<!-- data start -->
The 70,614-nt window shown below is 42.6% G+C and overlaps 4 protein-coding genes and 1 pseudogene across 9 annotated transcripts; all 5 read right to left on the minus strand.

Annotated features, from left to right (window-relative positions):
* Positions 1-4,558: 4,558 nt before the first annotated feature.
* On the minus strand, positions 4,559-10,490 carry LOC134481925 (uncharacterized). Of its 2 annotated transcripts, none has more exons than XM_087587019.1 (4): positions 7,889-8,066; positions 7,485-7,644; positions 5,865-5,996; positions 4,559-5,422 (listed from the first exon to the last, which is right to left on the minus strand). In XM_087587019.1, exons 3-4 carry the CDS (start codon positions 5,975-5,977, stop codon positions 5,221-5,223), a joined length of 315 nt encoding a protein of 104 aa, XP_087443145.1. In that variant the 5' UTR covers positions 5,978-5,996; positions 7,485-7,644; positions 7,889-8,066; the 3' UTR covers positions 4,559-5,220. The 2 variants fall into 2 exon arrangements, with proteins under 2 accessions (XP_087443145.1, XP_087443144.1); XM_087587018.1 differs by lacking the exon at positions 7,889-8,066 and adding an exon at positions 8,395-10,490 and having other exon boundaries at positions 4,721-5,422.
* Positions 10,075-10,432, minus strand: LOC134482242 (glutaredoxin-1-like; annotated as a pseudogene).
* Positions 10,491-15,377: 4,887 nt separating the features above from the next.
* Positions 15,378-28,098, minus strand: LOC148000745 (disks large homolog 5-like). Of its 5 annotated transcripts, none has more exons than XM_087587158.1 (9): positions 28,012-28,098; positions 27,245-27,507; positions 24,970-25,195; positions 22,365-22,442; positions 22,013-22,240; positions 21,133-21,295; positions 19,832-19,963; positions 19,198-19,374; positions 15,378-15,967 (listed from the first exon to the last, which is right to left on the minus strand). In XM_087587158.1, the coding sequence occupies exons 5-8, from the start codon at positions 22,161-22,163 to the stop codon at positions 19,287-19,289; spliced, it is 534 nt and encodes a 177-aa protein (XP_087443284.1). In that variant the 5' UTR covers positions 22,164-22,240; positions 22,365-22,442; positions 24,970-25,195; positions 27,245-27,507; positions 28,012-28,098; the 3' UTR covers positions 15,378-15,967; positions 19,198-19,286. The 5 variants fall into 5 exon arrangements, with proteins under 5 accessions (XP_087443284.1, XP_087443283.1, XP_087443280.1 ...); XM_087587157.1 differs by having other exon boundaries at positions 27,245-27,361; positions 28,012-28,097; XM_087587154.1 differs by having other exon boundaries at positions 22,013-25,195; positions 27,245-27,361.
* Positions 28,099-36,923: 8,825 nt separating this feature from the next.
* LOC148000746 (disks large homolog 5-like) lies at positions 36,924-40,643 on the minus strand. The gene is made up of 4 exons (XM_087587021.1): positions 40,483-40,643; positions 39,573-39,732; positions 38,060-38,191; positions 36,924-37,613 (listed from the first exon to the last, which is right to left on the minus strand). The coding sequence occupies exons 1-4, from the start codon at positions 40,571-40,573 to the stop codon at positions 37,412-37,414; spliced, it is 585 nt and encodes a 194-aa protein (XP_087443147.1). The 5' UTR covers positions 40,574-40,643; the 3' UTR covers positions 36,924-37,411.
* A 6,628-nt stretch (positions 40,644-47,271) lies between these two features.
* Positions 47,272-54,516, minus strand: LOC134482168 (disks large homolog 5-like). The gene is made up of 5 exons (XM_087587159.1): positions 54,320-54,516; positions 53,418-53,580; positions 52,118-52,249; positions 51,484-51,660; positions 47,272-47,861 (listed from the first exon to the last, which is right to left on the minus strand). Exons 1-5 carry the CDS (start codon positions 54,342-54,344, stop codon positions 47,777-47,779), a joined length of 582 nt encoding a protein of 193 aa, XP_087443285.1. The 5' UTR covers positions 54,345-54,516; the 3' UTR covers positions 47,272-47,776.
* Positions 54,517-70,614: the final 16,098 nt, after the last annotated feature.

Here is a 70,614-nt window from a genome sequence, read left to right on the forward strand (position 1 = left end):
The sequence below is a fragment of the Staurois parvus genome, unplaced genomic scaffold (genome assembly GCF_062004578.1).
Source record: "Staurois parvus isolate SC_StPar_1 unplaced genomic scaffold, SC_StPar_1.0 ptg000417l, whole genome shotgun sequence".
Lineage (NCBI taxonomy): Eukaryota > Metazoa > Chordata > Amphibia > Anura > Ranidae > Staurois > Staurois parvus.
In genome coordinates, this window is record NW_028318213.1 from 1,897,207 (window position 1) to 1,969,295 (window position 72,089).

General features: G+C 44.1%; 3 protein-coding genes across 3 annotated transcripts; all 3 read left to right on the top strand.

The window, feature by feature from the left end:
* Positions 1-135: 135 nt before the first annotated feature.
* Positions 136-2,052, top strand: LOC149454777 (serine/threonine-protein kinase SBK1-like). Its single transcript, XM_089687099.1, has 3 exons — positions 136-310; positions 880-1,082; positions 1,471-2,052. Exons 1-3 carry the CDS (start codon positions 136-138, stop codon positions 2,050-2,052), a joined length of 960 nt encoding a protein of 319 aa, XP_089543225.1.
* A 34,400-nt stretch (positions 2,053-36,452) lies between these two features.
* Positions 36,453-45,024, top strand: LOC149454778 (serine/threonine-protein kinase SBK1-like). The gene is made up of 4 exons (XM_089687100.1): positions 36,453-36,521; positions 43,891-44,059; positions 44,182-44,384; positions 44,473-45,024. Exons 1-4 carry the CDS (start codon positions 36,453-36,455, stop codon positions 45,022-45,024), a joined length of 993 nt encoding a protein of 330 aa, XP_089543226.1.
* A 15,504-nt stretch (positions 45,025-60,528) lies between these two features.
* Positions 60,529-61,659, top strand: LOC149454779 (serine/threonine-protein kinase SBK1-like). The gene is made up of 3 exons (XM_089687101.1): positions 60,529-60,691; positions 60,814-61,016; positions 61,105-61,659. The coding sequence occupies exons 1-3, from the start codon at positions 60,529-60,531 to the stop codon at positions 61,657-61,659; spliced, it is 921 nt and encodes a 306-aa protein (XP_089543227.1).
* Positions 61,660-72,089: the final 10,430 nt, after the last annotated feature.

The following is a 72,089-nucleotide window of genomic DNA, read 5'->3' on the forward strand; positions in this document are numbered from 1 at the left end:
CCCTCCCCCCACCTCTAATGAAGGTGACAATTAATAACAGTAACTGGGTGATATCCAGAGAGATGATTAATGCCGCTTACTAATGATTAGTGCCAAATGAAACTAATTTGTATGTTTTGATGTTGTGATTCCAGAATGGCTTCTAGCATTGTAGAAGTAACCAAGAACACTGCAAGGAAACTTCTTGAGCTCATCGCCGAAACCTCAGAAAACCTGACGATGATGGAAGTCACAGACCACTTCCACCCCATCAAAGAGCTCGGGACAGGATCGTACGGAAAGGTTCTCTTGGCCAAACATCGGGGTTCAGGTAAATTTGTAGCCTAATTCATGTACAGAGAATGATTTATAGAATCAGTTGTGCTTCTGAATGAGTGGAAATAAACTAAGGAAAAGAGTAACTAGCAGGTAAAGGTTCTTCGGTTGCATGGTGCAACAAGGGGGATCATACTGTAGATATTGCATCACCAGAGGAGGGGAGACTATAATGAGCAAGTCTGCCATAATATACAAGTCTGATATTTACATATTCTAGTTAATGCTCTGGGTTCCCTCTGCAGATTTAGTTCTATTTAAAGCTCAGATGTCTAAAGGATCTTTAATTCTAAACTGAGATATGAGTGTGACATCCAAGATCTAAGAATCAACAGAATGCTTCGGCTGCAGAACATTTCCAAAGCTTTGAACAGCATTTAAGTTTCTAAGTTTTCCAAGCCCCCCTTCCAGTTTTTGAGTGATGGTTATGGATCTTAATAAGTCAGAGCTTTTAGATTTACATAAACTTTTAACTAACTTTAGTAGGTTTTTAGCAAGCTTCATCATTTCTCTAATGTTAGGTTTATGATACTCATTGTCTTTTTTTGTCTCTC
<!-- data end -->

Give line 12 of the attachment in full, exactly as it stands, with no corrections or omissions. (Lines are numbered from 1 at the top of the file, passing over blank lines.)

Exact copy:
* Positions 54,517-70,614: the final 16,098 nt, after the last annotated feature.